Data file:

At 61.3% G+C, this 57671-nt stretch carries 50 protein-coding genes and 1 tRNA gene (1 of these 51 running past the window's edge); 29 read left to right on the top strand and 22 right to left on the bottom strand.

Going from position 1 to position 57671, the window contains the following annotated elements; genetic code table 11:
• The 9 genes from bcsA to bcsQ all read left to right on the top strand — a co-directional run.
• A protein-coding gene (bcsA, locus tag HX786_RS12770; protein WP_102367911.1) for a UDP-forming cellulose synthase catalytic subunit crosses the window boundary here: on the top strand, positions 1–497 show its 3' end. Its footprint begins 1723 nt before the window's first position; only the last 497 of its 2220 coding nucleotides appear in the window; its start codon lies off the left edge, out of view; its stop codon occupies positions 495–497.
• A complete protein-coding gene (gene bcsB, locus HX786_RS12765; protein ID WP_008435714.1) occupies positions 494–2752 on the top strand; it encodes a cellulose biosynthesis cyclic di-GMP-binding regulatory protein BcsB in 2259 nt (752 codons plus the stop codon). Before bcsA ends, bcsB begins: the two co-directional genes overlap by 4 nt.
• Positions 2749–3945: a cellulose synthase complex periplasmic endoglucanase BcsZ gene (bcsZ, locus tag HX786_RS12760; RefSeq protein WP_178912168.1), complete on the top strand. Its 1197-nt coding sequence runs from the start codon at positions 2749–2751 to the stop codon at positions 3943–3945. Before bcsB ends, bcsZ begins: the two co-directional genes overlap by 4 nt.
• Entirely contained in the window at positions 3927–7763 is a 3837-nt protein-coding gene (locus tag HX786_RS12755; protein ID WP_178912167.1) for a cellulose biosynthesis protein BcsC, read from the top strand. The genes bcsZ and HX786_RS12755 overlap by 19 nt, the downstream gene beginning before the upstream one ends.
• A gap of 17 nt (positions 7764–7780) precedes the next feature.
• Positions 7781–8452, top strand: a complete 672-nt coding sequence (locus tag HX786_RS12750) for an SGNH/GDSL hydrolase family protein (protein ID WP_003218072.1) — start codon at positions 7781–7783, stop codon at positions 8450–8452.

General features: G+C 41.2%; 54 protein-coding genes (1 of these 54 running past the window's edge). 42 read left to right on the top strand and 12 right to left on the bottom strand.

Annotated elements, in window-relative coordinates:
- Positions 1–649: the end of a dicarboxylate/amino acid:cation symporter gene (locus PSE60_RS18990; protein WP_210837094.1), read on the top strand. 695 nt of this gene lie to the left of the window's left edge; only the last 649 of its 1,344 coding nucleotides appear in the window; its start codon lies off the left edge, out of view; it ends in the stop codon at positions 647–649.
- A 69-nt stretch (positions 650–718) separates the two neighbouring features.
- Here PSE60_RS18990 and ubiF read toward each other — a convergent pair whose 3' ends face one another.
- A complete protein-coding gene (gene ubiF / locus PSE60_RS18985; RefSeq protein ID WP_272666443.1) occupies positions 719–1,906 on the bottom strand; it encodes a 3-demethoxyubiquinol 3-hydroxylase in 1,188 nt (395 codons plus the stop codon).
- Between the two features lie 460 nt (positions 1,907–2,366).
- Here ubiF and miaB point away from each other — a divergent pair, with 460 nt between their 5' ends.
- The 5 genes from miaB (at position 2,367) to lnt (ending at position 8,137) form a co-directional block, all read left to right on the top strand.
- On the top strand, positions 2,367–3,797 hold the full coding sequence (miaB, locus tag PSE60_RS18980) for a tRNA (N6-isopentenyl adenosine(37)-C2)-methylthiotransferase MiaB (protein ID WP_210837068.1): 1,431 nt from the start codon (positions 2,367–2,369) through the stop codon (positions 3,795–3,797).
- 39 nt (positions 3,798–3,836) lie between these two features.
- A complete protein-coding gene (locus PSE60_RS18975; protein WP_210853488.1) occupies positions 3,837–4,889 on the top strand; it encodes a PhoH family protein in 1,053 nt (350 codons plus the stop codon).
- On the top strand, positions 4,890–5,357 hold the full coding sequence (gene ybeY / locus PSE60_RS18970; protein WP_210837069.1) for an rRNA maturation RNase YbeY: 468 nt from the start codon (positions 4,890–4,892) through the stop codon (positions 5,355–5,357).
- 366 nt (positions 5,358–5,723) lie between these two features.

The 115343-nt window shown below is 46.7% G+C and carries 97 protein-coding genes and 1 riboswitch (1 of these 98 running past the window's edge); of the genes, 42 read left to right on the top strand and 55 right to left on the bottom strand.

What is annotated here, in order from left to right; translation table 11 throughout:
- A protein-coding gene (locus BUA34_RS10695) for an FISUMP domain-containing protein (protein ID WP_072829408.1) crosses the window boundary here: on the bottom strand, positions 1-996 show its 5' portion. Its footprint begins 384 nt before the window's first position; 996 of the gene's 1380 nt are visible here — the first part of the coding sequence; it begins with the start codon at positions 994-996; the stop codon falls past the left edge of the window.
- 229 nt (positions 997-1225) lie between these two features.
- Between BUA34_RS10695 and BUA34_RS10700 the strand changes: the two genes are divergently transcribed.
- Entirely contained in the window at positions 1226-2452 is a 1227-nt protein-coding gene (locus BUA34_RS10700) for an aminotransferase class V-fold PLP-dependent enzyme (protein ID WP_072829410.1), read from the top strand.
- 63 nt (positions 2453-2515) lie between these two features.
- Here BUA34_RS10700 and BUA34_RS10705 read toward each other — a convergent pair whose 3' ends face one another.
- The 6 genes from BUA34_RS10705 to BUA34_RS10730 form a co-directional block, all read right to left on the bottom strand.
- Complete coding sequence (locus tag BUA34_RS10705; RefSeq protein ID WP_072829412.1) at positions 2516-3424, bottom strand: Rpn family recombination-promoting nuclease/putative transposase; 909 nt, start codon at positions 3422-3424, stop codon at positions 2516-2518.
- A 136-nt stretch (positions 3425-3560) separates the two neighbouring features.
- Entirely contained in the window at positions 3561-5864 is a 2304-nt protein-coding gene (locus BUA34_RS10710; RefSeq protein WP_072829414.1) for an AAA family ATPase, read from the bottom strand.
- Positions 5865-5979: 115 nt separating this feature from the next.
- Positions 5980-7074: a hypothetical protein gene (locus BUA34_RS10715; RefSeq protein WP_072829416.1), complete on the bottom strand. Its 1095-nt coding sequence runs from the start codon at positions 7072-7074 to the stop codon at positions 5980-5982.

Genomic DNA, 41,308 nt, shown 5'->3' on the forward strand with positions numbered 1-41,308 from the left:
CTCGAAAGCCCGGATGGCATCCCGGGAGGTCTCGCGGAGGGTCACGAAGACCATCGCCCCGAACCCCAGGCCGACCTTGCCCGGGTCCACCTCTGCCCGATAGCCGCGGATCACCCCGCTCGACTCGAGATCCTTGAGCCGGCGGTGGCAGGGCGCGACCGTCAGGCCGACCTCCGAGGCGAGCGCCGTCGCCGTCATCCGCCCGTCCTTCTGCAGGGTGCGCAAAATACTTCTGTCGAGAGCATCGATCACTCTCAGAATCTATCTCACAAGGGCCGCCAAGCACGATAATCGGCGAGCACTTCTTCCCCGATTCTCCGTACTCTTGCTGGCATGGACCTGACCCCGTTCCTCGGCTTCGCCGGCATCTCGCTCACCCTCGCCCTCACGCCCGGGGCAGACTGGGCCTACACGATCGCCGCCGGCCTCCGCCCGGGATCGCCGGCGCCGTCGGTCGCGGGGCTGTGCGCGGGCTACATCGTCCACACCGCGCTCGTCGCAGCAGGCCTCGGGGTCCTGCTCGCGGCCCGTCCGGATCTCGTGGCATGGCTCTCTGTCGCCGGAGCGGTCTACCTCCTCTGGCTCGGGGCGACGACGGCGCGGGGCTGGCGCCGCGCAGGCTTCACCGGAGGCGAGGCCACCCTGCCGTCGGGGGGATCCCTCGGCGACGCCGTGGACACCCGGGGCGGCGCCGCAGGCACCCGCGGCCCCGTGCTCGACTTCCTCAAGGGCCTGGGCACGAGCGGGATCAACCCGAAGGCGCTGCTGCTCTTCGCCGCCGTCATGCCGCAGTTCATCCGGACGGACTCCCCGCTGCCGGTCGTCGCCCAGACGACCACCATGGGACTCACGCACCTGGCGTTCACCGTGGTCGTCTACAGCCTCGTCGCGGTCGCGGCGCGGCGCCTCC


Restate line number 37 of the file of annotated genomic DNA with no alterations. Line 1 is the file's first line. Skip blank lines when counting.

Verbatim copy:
- Positions 5980-7074: a hypothetical protein gene (locus BUA34_RS10715; RefSeq protein WP_072829416.1), complete on the bottom strand. Its 1095-nt coding sequence runs from the start codon at positions 7072-7074 to the stop codon at positions 5980-5982.